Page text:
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At Tesla we believe that security and privacy are core tenets of any modern technology. Customers should be able to decide what data they share with third parties, how they share it, and when it can be shared. We’ve developed a decentralized framework: “Fleet Telemetry” that allows customers to create a secure and direct bridge from their Tesla devices to any provider they authorize. Fleet Telemetry is a simple, scalable, and secure data exchange service for vehicles and other devices.

Fleet Telemetry is a server reference implementation. The service handles device connectivity, receives, and stores transmitted data. Once configured, devices establish a websocket connection to push configurable telemetry records. Fleet Telemetry provides clients with ack, error, or rate limit responses.

Configuring and running the service

As a service provider you will need to register a publically available endpoint to receive device connections. Tesla devices will rely on a mutual TLS (mTLS) websocket to create a connection with the backend. The application has been designed to operate on top of kubernetes but you can run it as a standalone binary if you prefer.

Install on kubernetes with Helm Chart (recommended)

Please follow these instructions

Manual install (Skip this if you have installed with Helm on Kubernetes)

  1. Allocate and assign a FQDN, this will be used in the server and client (vehicle) configuration.

  2. Design a simple hosting architecture. We recommend: Firewall/Loadbalancer -> Fleet Telemetry -> Kafka.

  3. Ensure mTLS connections are terminated on the Fleet Telemetry service.

  4. Configure the Server

{
  "host": string - hostname,
  "port": int - port,
  "log_level": string - trace, debug, info, warn, error,
  "json_log_enable": bool,
  "namespace": string - kafka topic prefix,
  "reliable_ack": bool - for use with reliable datastores, recommend setting to true with kafka,
  "monitoring": {
    "prometheus_metrics_port": int,
    "profiler_port": int,
    "profiling_path": string - out path,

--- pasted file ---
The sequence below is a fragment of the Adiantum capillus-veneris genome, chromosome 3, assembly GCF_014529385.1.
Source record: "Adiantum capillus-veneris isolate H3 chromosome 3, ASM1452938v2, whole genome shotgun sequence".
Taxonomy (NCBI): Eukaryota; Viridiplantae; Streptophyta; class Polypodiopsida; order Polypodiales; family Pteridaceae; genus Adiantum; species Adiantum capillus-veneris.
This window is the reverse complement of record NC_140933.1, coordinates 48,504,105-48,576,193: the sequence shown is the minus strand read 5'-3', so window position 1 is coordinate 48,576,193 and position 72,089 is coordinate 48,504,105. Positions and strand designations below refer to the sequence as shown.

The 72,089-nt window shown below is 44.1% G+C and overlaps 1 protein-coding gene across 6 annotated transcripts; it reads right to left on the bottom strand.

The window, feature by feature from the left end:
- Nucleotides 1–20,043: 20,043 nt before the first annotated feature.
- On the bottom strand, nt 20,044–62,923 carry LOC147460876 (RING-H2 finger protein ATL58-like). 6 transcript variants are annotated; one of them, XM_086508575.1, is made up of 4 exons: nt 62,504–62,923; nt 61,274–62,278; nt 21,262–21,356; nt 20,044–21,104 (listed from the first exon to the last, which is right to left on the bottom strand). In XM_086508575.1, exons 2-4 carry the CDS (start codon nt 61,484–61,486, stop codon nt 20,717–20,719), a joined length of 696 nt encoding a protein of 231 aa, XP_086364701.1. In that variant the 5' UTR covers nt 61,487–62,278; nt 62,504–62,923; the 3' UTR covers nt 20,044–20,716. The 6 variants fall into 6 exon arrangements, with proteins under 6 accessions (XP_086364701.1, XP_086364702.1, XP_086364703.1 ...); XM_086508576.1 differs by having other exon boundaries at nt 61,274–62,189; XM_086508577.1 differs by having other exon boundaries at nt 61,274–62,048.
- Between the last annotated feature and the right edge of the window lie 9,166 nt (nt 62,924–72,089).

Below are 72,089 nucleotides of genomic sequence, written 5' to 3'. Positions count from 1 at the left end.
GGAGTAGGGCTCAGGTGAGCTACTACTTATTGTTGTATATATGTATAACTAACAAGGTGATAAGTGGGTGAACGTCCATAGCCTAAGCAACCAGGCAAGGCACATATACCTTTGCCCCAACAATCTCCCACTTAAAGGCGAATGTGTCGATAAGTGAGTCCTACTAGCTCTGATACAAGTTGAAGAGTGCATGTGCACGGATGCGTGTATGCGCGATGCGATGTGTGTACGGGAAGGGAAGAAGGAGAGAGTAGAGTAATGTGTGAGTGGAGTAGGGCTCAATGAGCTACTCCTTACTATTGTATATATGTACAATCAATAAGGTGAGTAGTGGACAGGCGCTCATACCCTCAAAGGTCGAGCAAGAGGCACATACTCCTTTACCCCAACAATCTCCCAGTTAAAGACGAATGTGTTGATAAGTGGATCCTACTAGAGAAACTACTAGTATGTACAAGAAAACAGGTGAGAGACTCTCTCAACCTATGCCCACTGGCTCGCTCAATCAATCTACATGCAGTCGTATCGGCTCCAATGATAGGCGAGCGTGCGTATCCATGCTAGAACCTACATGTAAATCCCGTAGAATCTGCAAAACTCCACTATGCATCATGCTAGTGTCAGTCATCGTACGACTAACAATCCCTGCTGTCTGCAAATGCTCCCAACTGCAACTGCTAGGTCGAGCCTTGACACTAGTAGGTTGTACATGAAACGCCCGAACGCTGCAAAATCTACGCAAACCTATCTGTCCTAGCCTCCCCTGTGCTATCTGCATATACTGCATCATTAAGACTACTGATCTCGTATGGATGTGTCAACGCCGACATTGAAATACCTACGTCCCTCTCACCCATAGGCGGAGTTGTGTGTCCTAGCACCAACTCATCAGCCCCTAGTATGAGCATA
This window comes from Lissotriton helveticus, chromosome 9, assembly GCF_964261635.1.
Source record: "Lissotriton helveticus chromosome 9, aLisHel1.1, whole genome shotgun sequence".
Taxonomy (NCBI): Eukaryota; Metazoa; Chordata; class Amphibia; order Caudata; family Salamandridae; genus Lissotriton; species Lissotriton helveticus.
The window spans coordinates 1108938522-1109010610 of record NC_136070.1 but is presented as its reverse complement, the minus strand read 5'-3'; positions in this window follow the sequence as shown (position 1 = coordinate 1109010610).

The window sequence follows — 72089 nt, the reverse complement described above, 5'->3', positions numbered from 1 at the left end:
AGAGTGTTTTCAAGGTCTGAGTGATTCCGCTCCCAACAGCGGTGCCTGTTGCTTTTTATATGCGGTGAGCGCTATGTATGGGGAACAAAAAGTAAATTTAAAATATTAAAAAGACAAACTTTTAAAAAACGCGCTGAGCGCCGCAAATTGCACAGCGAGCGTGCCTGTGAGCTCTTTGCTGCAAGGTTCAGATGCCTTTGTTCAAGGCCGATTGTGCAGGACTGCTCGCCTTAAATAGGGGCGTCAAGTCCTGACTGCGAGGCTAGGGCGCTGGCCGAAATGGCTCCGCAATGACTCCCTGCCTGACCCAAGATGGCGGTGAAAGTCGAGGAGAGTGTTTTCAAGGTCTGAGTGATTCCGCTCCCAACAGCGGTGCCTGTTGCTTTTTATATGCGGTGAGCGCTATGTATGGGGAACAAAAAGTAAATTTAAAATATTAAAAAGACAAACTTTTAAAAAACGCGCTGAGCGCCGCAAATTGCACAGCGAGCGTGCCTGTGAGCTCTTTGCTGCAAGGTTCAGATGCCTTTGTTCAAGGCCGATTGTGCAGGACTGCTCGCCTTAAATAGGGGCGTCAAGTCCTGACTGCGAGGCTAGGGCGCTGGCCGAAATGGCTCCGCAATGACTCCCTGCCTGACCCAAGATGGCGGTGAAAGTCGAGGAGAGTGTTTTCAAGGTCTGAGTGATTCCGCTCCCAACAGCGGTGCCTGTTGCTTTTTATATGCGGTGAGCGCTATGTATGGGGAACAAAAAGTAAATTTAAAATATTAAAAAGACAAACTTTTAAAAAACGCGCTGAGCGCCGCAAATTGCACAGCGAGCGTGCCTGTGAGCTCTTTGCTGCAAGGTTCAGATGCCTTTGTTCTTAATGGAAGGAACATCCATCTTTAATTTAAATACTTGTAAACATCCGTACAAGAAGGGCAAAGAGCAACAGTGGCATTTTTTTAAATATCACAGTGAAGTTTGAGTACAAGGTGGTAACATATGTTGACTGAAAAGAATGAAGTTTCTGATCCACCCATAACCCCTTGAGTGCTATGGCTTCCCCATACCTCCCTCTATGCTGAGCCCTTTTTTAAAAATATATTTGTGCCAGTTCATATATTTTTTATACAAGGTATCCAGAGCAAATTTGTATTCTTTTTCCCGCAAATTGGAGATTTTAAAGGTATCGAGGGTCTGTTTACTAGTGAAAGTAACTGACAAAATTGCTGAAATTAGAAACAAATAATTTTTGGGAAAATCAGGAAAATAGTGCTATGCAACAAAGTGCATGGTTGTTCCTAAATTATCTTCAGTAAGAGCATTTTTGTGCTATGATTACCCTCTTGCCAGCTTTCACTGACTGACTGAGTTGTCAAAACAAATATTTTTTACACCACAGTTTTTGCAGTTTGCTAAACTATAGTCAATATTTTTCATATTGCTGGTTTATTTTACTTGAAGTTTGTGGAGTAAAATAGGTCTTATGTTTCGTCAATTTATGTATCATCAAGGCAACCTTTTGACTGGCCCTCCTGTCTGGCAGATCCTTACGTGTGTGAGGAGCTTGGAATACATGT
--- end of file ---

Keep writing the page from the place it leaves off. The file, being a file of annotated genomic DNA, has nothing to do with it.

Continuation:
"statsd": { if you are not using prometheus
      "host": string - host:port of the statsd server,
      "prefix": string - prefix for statsd metrics,
      "sample_rate": int - 0 to 100 percentage to sample stats,
      "flush_period": int - ms flush period
    }
  },
  "kafka": { //librdkafka kafka config, seen here: https://raw.githubusercontent.com/confluentinc/librdkafka/master/CONFIGURATION.md
    "bootstrap.servers": "kafka:9092",
    "queue.buffering.max.messages": 1000000
  },
  "kinesis": {
    "max_retries": 3,
    "streams": {
      "V": "custom_stream_name"
    }
  },
  "rate_limit": {
    "enabled": bool,
    "message_limit": int - ex.: 1000
  },
  "records": { list of records and their dispatchers, currently: alerts, errors, and V(vehicle data)
    "alerts": [
        "logger"
    ],
    "errors": [
        "logger"
    ],
    "V": [
        "kinesis",
        "kafka"
    ]
  },
  "tls": {
    "server_cert": string - server cert location,
    "server_key": string - server key location
  }
}

Example: server_config.json

  1. Deploy and run the server. Get the latest docker image information from docker hub. This can be run as a binary via ./fleet-telemetry -config=/etc/fleet-telemetry/config.json directly on a server, or as a kubernetes deployment. Example snippet:
ports: - containerPort: 443 --- apiVersion: v1 kind: Service metadata: name: fleet-telemetry spec: selector: app: fleet-telemetry ports: - protocol: TCP port: 443 targetPort: 443 type: LoadBalancer
  1. Create and share a vehicle configuration with Tesla
{
“interval_seconds”: int – data polling interval in seconds
}…
},
“alert_types”: [ string list – alerts audiences that should be pushed to the server, recommendation is to use only “service” ]
}”>

{
  "hostname": string - server hostname,
  "ca": string - pem format ca certificate(s),
  "fields": { map of field configurations
    name (string) -> {
        "interval_seconds": int - data polling interval in seconds
    }...
  },
  "alert_types": [ string list - alerts audiences that should be pushed to the server, recommendation is to use only "service" ]
}

Example: client_config.json

Backends/dispatchers

The following dispatchers are supported

  • Kafka (preferred): Configure with the config.json file. See implementation here: config/config.go